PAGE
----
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Go Back   SailNet Community > Out There > Cruising & Liveaboard Forum > Living Aboard
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  #21  
Old 05-12-2008
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sailingdog is just really nice sailingdog is just really nice sailingdog is just really nice sailingdog is just really nice sailingdog is just really nice
A cruising guide of where you'll be travelling will often list marinas and whether they offer transient moorings. So will many charts, like the Maptech waterproof chartbooks, which have a summary of marine services in the back.
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You know what the first rule of sailing is? ...Love. You can learn all the math in the 'verse, but you take
a boat to the sea you don't love, she'll shake you off just as sure as the turning of the worlds. Love keeps
her going when she oughta fall down, tells you she's hurting 'fore she keens. Makes her a home.

—Cpt. Mal Reynolds, Serenity (edited)

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  #22  
Old 05-12-2008
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Sailormann will become famous soon enough
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I tried to live on Mooring in a Bay in NJ one summer and got beat up.
Hmm - can't imagine there was a whole heck of a lot of competition for a rubber ball floating in the harbour.... Who attacked you ??? Seagulls ??? Codfish ??

Quote:
Has anyone else parked on a mooring and had good luck living for a summer season.
Uhmm ... lemme think ... nope ! I think there are some folks who have tied their boats to moorings and tried to live on the boats, but as far as the mooring itself goes ... are you sure it's legal ??? How do you do your "Number 2" ?????

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I found the wind and weather just took its toll on my body and boat.
Yup - that happens. Not a lot you can do about it... Maybe if you got on the boat and found somewhere sheltered to come alongside rather than floating around in the middle of the shipping lanes.... (just a thought )
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Maybe I need to eat more spinach!
Sure - whatever, eat something Maybe you can drink a liittle more too...

Good Luck !
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  #23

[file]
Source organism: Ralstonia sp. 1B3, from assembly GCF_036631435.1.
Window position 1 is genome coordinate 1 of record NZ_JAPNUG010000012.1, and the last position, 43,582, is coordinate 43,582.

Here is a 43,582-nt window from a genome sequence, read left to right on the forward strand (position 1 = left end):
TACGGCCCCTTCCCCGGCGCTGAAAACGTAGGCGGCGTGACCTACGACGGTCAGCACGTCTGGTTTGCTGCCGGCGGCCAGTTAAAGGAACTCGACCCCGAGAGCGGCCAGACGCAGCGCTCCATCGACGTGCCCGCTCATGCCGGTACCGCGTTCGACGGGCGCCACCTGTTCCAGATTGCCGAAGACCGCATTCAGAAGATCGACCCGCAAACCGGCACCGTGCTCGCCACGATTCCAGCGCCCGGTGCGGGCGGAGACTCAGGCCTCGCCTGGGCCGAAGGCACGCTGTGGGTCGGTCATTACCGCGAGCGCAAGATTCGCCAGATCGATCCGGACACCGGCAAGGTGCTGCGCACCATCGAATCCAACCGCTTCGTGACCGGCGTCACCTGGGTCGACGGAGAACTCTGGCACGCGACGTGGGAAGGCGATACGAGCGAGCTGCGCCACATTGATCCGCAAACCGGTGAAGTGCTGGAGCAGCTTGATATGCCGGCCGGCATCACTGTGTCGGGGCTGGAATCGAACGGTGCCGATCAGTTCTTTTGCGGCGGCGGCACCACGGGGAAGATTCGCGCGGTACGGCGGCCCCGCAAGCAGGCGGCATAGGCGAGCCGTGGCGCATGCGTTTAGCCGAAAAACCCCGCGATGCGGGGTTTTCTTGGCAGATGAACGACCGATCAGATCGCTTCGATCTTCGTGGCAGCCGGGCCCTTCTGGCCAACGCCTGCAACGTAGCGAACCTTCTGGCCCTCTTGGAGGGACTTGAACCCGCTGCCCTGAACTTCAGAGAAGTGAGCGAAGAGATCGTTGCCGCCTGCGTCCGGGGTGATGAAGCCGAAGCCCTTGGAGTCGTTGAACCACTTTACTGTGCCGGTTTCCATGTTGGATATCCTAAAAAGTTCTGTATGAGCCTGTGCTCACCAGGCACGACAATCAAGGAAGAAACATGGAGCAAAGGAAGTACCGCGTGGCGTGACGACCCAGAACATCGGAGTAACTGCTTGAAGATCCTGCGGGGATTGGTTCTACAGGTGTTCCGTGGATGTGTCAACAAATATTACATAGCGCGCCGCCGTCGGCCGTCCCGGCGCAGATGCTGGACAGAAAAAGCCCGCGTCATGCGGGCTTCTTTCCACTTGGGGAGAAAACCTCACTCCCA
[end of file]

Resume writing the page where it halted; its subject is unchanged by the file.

Old 05-16-2008
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Mooring life

Living on a mooring would be neat!!!
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  #24  
Old 05-16-2008
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Living on a boat, tied to the mooring, would probably be a lot more comfortable.
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Living on a mooring would be neat!!!
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New England

You know what the first rule of sailing is? ...Love. You can learn all the math in the 'verse, but you take
a boat to the sea you don't love, she'll shake you off just as sure as the turning of the worlds. Love keeps
her going when she oughta fall down, tells you she's hurting 'fore she keens. Makes her a home.

—Cpt. Mal Reynolds, Serenity (edited)

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  #25  
Old 05-17-2008
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Mooring seems to be different in different countries. In Norway, until quite recently, putting out a mooring was considered to be a civil right. A landowner owned the land out in the sea as far as "a horse can wade". Outside this limit anyone was free to put out a mooring provided the mooring was not in tracks of the shipping traffic, that was governed by the municipal harbour authorities.

Now, since the ownership of leisure boats have exploded, the putting out of moorings is regulated. The mooring I am tied to is owned by a slipway. This slipway have about 10 moorings in a bay close to the slipway. Originally I believe the moorings were used as a "waiting place" for boats that were going on or off the slipway. Now, due to lack off places to slip, the moorings are rented out as permanent slips. For some the whole year, for others in the summer season.